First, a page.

Updated: Apr 14, 2021
I’m way behind the curve. Keeping up and grooming a blog takes time and substance. Not that my current life lacks either but managing both while fundraising can be challenging. I can’t say that I never had to beat the drum to pull off getting a documentary across the finish line, but frankly most have resulted from commissioned work, a commission with a budget attached. But what if the project grown beyond the plan to require a greater effort. Well, that happens to be just the case of Black Fiddlers.
I was originally supposed to document the lives of Easton, Madison and Beverly, three of Thomas Jefferson’s enslaved children with Sally Hemings, all musicians and fiddlers. However, it did not take long to figure out that they were just three brush strokes in a very complex and intricate canvas of Black fiddlers from Maine to Virginia, from Ohio to Appalachia and across the extensive network of southern plantations. Freemen and the enslave, almost no women to account for, playing European as well as folk music. from colonial times through Emancipation. During that period the fiddle and the banjo became the basic molecular structure of America’s folk music tradition. Much has been said about the latter, but close to nothing about the former. We heard of the close relationship of Solomon Northup and his violin in Twelve Years a Slave, but the fact is that black fiddlers in America at that time were in the thousands and Northup was in no way an isolated event.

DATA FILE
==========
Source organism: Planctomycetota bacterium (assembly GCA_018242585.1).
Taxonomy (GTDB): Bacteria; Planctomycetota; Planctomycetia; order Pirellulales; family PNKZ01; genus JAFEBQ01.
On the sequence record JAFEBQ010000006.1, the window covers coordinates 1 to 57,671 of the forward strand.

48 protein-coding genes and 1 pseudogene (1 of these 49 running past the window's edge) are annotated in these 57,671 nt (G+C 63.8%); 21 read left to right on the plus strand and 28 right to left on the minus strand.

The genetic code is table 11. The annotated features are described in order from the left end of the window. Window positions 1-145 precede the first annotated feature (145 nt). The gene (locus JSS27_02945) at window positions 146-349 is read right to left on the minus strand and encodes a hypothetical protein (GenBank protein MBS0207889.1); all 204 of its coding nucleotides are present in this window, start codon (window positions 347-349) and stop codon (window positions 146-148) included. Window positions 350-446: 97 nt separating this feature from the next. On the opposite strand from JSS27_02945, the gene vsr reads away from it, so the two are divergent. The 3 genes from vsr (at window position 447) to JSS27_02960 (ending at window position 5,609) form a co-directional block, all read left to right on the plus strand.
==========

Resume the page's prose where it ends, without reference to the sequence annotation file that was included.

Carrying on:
I knew then I had to tell the big story, the complete story of Black men and their fiddles, and by then the budget had nearly triplicated.to allow longer time for research, new talent, distant locations. I’m not complaining, the story is simply put fabulous and complies with the notion that a story that’s never been told, and that must be told, will be told.
So now I also seeing myself in the role of a fundraise. I know I can do this. I made several documentaries in Central America during the Civil War coordinating part of undergrown organization meant ensure that the exposed film would make it to the lab in Los Angeles and then to the editor room in New York, and finally back to El Salvador or Managua for approval and distribution. Only in the last few years live has become somewhat more predictable, but documentary film making has never been as PBS would like you to think.
Next week I’ll we start making plans to reach out to friends and friends of friends knowing that they will be happy to hear me say: “I have a great idea for your next tax-deductible contribution. So, give me some money and let’s go out for a drink, I’m buying”.